Welcome to Breed Basics where each week we will highlight a breed of dog to assist clients in finding the canine companion best suited to their lifestyle. We encourage potential pet owners to responsibly research dog breeds prior to purchase or adoption. If there is a breed you are considering, or are simply curious about, and would like our assistance in your research, please let us know, we would be happy to help!
This week’s featured breed – Clumber Spaniel
Although many have never heard of a Clumber Spaniel, you may have heard of at least one of their suspected ancestors, the Basset Hound and the Alpine Spaniel. The Alpine Spaniel is also an ancestor of the modern Saint Bernard, which may explain the Clumber Spaniel’s facial features and tendency to produce increased amounts of drool in comparison to many other breeds. Clumber Spaniels are short and bulky with a large head and deep chest. Standing only 17 – 20 inches on average at the shoulder and weighing in at a hefty 55 – 85 pounds, Clumber Spaniels are a large dog in weight and a medium dog in height. Despite their bulky bodies, they are light on their feet and are considered sporting dogs often used to retrieve game while accompanying hunters. Clumber Spaniels are great additions to family life as they have a very relaxed personality. Energy levels are low to medium as well as their exercise requirements. One consideration that potential owners must think of is a Clumber Spaniel’s coat; although they do not require more than moderate grooming overall, they shed year round. Clumber Spaniels are susceptible to Immune Mediated Hemolytic Anemia (a disease where the immune system begins to attack red blood cells), Hemangiosarcoma (cancer of the blood vessels), eyelid problems, hip dysplasia, hypothyroidism, and several other genetic and medical disorders. Although Clumber Spaniels were one of the original AKC breeds, their modern day numbers are few and careful breeding and research are being done to improve the health and longevity of the breed. Clumber Spaniels are commonly sweet, loving. and affectionate members of the family and live on average 9 – 15 years depending on overall health.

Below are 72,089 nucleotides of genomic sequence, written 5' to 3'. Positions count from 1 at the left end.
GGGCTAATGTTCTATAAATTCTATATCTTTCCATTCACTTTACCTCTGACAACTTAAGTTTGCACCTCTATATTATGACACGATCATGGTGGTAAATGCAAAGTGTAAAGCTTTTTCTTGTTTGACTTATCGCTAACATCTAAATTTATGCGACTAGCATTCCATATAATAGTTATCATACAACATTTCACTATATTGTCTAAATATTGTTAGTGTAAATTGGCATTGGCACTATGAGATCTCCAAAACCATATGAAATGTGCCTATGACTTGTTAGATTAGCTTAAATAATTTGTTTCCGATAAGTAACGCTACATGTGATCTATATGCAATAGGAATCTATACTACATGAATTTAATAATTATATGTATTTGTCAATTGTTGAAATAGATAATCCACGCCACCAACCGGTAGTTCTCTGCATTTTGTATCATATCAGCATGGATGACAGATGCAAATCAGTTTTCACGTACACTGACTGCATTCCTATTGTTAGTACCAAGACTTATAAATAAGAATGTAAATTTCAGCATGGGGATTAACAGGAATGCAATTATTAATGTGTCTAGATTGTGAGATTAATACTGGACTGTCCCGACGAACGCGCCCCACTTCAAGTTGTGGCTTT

Ask us at Animal Central for more information on Clumber Spaniels or visit: http://www.clumbers.org/index.php
Dr. George Stroberg, DVM and Staff